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The Manifold Way

Follow the former Manifold Valley route of one of England's most picturesque small railways.

Distance 5.5 miles (8.8km)

Minimum time 3hrs 30min

Ascent/gradient 518ft (158m)

Level of difficulty Medium

Paths Hard surface on Manifold Way, other footpaths can be muddy in wet weather

Landscape Woodland, meadows and valleys

Suggested map aqua3 OS Explorer OL24 White Peak

Start/finish SK 095561

Dog friendliness Keep on lead near livestock

Parking On Manifold Way near Wetton Mill

Public toilets At tea room over bridge at Wetton Mill


© AA Media Limited 2015. © Crown Copyright Licence number 100021153

1 From the car park by the bridge at Wetton Mill, turn left on to the road and continue past the bridge itself. When the road bends sharply right near the ford, go through a gate on the left and walk along a track. In about 100yds (91m) cross a stile at a gate on the right and go on to a public bridleway.

2 Go through another gate, follow the course of a stream on your left, then turn right across the next stile. Leave the bridleway and follow the well-signposted footpath to Butterton, along the course of a stream until it terminates at a lane just beyond a ford. Turn left and continue towards the main road.

3 Turn right on to the road opposite Brookside Stables and head uphill, past the church and the Black Lion Inn. Turn right at a T-junction, go left at a public footpath sign, cross two stiles then head along a spur, through some trees and down a steep hill to cross the stream by a wooden bridge.

4 Head uphill, keeping the hedge on your left, cross two stiles and turn right on to the road. Turn left towards Eckstone then right across a stile on to the footpath. Cross two stiles, turn right behind a small derelict building and follow the line of the wall. Cross a stile, then a stream and head uphill keeping the fence on your left.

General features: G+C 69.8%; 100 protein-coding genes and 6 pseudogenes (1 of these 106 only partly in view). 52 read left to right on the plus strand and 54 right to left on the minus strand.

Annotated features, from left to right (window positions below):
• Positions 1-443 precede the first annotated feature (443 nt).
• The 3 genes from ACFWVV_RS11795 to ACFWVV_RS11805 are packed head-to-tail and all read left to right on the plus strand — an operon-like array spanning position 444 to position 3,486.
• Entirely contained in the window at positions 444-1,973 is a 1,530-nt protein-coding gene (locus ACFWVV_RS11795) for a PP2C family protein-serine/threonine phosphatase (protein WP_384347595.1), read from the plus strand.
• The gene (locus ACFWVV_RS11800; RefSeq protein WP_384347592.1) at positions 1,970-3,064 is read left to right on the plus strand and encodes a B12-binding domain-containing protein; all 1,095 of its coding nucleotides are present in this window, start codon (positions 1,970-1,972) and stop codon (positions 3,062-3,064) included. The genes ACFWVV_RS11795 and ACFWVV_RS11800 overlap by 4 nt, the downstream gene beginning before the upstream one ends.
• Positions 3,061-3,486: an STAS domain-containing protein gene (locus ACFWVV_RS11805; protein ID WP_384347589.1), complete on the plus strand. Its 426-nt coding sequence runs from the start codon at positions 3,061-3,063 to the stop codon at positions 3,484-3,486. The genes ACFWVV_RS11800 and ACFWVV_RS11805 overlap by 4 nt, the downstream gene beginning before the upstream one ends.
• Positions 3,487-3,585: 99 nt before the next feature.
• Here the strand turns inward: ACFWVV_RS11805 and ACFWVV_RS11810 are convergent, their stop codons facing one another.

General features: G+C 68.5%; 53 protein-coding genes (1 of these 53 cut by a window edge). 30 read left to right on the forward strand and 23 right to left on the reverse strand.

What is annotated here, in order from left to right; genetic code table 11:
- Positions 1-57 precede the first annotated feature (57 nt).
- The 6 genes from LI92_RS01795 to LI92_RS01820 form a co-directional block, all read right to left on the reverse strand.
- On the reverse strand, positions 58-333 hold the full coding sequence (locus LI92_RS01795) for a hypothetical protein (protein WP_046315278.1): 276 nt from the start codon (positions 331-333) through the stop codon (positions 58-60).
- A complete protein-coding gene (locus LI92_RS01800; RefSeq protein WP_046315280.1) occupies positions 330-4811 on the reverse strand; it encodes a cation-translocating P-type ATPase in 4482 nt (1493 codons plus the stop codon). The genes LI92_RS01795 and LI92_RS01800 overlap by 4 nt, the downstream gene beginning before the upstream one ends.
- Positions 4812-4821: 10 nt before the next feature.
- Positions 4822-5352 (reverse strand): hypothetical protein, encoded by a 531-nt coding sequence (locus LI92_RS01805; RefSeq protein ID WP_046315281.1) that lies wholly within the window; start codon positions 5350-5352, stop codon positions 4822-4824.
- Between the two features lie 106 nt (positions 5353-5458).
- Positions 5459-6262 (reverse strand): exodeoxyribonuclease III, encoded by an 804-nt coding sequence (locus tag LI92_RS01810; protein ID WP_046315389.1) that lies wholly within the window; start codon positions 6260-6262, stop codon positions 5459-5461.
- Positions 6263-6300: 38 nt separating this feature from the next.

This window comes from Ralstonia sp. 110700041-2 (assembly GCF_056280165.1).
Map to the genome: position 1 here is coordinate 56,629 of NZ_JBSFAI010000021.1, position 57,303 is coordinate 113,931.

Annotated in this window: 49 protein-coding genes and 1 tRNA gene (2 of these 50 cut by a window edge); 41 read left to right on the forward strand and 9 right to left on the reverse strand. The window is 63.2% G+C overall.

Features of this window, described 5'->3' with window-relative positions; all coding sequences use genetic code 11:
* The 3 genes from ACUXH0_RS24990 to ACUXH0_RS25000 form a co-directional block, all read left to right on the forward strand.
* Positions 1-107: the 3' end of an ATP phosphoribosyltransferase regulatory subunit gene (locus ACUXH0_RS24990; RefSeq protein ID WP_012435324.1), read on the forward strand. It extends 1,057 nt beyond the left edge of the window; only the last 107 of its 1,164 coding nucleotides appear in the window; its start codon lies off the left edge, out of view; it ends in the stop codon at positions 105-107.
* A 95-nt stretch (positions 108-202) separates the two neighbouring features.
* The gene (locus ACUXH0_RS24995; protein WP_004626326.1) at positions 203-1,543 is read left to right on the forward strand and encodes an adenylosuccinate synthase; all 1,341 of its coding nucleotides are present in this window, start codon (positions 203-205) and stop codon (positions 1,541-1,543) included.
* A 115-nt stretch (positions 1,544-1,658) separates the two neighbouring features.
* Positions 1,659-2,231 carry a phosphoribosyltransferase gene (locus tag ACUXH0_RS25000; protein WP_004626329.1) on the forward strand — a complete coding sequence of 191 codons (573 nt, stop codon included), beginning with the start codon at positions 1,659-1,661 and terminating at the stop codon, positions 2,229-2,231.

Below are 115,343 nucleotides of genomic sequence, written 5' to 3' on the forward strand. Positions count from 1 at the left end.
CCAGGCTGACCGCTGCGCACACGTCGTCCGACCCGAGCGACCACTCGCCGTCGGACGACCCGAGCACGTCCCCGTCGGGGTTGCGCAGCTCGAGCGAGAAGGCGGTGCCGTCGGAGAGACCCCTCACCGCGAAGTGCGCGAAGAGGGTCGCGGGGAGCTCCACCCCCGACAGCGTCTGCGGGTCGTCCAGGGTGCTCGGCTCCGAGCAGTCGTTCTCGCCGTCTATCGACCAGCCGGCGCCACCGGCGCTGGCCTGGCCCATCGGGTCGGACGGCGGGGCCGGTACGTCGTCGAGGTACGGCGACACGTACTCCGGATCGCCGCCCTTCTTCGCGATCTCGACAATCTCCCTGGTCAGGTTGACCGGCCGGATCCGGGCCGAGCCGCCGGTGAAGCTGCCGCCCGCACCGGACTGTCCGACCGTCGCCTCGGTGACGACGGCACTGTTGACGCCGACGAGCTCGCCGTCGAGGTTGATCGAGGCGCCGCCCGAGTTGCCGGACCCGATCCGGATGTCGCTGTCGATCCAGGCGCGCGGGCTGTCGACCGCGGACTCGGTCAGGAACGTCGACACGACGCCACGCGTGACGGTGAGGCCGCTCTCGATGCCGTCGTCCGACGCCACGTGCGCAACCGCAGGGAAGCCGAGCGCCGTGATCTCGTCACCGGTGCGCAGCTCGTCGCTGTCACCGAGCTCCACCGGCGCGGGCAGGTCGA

5 At the junction where the fence meets with a stone wall, turn right, cross the field and nip over a stile by a large tree. Follow this path across a field through a gate then veer left to the corner of the next field. Veer right from a derelict stone building, cross a stile and bear left across marshy ground to two stone markers.

6 Cross to a further two stones at the end of a hedgerow, go along the hedgerow to a waymark pole then right over a stile, cross the field and go through a gate to the road. Turn left and continue to Warslow. Turn left into Quarter Lane, pass the church and, when you reach the T-junction, turn right.

7 Turn right again at the next junction, cross the road and walk down School Lane. Turn left through a gap stile on to a public footpath. Clamber through three more gap stiles, following the course of a stream. Enter a wooded area, go downhill, cross a stile and turn right to join the Manifold Way. Follow this easy, well-defined trail through an old railway tunnel, back to the car park.

Described by one local as 'a line starting nowhere and ending up at the same place,' the, narrow gauge Leek and Manifold Valley Light Railway was one of England's most picturesque white elephants. Though it survived a mere 30 years from its first run in June 1904, its legacy is still enjoyed today. It ran for 8 miles (12.9km) from Hulme End to Waterhouses where passengers and freight had to transfer to the standard gauge Leek branch of the North Staffordshire Railway.